All types of costs should be noted and aggregated to get the total cost flows and the present value of those costs flows. It should be clear that all of these costs are incremental and the manner in which they are measured should be transparent. In the case of shared or common costs (with other projects or among components), these should be distributed and assigned according to a clear allocation rule, which needs to be explicitly stated in the assumptions section.
Sensitivity analysis allows the testing, under different scenarios, of the strength and robustness of the assumptions, the data and the logic of the intervention that underlie the economic analysis and to acknowledge the underlying uncertainty of the expected results. Any forward looking estimation presumes behavioral assumptions, assumptions on the vertical logic, and on the causality links that allow the attribution of a particular benefit or cost to the goods and/or services delivered or used by the project.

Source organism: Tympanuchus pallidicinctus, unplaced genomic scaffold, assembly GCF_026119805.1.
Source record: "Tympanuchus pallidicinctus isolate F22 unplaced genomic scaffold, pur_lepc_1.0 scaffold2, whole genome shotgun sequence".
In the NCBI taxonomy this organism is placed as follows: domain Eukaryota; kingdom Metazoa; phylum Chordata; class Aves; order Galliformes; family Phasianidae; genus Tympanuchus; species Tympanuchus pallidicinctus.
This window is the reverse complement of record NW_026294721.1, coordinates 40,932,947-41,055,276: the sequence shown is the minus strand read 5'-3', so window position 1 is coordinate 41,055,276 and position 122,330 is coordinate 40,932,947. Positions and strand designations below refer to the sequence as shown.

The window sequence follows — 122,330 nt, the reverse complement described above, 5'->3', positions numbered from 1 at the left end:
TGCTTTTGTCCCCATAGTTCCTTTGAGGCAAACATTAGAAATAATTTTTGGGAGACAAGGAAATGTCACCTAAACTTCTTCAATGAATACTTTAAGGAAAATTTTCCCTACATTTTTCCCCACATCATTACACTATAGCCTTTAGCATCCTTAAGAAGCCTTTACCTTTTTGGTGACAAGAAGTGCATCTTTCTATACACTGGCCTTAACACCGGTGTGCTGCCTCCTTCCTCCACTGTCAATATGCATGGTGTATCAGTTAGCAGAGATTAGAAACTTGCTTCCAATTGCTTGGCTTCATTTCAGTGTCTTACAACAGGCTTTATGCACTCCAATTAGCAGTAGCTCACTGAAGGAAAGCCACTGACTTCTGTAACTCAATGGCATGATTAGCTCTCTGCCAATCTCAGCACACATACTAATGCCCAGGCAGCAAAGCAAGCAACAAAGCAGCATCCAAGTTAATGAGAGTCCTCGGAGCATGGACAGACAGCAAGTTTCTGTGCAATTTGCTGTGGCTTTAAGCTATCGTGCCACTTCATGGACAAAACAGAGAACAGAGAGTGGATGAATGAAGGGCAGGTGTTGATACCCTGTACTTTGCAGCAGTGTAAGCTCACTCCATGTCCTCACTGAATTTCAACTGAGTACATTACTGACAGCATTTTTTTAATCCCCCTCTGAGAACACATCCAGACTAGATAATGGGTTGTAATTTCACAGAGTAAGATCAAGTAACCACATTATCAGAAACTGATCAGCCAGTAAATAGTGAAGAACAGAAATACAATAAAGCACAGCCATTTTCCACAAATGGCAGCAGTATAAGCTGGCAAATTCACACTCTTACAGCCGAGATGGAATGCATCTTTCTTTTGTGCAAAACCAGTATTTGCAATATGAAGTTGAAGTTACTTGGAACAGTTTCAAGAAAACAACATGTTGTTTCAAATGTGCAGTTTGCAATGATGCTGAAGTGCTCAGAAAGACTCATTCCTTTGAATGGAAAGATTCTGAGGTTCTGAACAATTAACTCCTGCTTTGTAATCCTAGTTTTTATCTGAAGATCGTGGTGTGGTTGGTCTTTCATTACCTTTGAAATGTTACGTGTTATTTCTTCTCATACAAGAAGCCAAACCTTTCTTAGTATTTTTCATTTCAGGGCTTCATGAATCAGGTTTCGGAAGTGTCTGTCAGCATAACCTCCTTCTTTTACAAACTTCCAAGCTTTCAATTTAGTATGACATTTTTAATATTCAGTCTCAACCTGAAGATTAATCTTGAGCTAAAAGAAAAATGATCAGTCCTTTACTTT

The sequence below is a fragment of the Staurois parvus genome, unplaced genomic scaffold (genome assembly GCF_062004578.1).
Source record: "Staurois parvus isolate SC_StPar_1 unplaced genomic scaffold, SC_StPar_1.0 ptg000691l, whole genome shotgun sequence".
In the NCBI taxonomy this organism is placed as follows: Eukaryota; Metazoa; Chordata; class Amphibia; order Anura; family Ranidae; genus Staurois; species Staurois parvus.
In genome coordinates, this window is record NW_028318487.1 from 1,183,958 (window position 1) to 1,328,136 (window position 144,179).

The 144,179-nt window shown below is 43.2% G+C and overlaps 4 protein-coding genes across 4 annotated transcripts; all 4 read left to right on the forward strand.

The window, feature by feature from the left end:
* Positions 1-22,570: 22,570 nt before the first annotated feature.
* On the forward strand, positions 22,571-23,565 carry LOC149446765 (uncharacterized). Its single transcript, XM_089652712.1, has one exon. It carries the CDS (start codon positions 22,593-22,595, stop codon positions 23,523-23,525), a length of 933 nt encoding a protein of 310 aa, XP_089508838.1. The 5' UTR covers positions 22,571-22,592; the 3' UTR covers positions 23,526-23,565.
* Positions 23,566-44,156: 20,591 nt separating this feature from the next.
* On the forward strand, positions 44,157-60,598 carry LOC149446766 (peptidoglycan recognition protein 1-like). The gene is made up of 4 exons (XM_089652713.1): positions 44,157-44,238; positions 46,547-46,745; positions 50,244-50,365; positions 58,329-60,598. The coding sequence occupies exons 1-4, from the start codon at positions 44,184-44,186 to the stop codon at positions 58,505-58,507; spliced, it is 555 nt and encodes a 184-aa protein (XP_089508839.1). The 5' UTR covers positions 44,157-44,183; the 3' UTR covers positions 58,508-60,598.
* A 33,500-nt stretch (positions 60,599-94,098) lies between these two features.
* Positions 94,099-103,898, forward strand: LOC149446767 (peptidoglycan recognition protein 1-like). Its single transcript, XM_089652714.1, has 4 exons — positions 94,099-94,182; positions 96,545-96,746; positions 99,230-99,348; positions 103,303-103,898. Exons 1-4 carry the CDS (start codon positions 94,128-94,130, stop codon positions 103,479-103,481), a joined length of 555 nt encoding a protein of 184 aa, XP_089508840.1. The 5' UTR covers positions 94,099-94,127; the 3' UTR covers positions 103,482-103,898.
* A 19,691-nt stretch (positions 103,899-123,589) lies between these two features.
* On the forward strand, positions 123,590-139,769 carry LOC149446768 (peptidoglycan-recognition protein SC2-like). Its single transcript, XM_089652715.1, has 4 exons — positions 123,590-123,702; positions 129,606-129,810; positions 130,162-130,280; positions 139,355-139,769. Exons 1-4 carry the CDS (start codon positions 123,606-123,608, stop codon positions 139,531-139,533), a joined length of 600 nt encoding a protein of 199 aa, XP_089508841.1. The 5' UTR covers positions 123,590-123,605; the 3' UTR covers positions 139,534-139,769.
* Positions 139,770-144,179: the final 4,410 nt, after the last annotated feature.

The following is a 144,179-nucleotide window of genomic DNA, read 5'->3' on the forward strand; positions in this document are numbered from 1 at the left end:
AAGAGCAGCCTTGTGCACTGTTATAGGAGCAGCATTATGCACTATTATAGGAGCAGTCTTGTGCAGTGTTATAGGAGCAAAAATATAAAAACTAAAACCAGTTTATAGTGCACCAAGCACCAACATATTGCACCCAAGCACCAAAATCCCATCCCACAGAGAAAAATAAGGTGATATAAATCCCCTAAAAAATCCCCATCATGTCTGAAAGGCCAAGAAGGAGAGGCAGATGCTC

In addition it is necessary to undertake sensitivity analysis to compensate for the natural tendency for project appraisers to be overly optimistic. Many project parameters are affected by optimism, overstating benefits and understating timings and costs, both capital and operational.